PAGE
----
- There are numerous obstacles to seamless healthcare interoperability at state health and human services (HHS) enterprises, but utilizing new data analytics options could prove fruitful in improving patient outcomes, recent research found.
Specifically, artificial intelligence (AI) solutions may provide HHS enterprises with greater insights into how to improve population health, decrease costs, as well as reduce substance use disorders, unemployment, and homelessness.
Researchers at Leavitt Partners interviewed HHS officials in Colorado, Idaho, Oklahoma, Utah, and Washington. The states were at different levels of “leveraging data and pursuing interoperability to inform state policies and improve outcomes,” the team explained.
“Data, and the ability to share data, sits at the center of these cross-governmental and health care collaborations,” researchers explained. “Data has the potential to connect distinct hospitals, clinics, government agencies, and community-based organizations and provide a more complete and accurate picture of an individual and their needs.”
One of the top challenges for HHS enterprises is that they tend to have complex organizational structures, and they utilize programs operating under multiple state agencies (or divisions within umbrella agencies), local social service organizations, and health care settings, researchers explained.
Therefore, structures have “evolved under separate systems operate under different regulatory and governance structures, and utilize varied IT infrastructure.”
“This creates unique challenges involving the data itself, and introduces a variety of secondary considerations including governance, privacy, regulations, and financing,” wrote researchers. “Unlocking data’s potential means first understanding and then addressing these challenges.”
Various state organizations also do not collect the same amount or type of data, and processes must be implemented to ensure data integrity, standardization, and accuracy. HHS enterprises may also define terms differently or use different claim identifiers, the researchers noted.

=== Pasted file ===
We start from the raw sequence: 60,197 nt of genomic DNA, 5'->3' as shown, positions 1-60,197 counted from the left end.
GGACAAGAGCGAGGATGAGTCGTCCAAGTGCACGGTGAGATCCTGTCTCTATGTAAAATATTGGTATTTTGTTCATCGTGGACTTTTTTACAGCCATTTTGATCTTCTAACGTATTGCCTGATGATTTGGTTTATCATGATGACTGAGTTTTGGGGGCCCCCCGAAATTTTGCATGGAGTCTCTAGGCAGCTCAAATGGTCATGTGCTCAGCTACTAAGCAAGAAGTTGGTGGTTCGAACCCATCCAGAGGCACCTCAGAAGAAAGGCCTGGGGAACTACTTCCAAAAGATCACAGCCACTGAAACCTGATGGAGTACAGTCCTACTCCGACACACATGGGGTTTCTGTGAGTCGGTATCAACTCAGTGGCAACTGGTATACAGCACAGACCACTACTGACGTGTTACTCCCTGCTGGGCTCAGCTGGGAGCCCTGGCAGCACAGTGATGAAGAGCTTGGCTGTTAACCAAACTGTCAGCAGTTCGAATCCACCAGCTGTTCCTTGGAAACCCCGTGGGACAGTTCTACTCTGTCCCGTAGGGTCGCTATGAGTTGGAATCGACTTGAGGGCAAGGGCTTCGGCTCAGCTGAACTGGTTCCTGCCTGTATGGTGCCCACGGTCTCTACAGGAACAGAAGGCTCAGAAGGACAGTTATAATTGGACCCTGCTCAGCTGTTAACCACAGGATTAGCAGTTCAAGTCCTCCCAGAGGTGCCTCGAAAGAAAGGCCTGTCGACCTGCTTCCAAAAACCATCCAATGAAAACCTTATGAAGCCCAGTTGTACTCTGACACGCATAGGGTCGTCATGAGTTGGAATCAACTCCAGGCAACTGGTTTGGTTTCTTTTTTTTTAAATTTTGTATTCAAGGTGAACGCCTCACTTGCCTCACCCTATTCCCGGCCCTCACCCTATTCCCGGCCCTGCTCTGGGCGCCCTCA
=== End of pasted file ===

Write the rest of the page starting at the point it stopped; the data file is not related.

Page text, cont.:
Interoperability is a key way to overcome such data fragmentation, but the variety of IT systems, diverse levels of sophistication, and varied interoperable capabilities also make seamless connectivity difficult.
“Challenges also exist with data governance, interagency relationships, and developing common data definitions across the state HHS enterprise,” the team wrote. “Legal, regulatory, ethical, and political concerns around data ownership, security, and use can impede an agency’s willingness or ability to share their data across the state HHS enterprise.”
Financial challenges can also impede improved data system capabilities. For example, enterprises may need to upgrade or replace old IT systems, train staff, or hire new staff who are already knowledgeable on new analytic capabilities.
“Even when a state has money, it can be difficult to make the case for large investments in the IT department over more programmatic spending,” researchers explained. “Overcoming resource barriers requires a tangible vision for how investment in analytics and interoperability can improve outcomes.”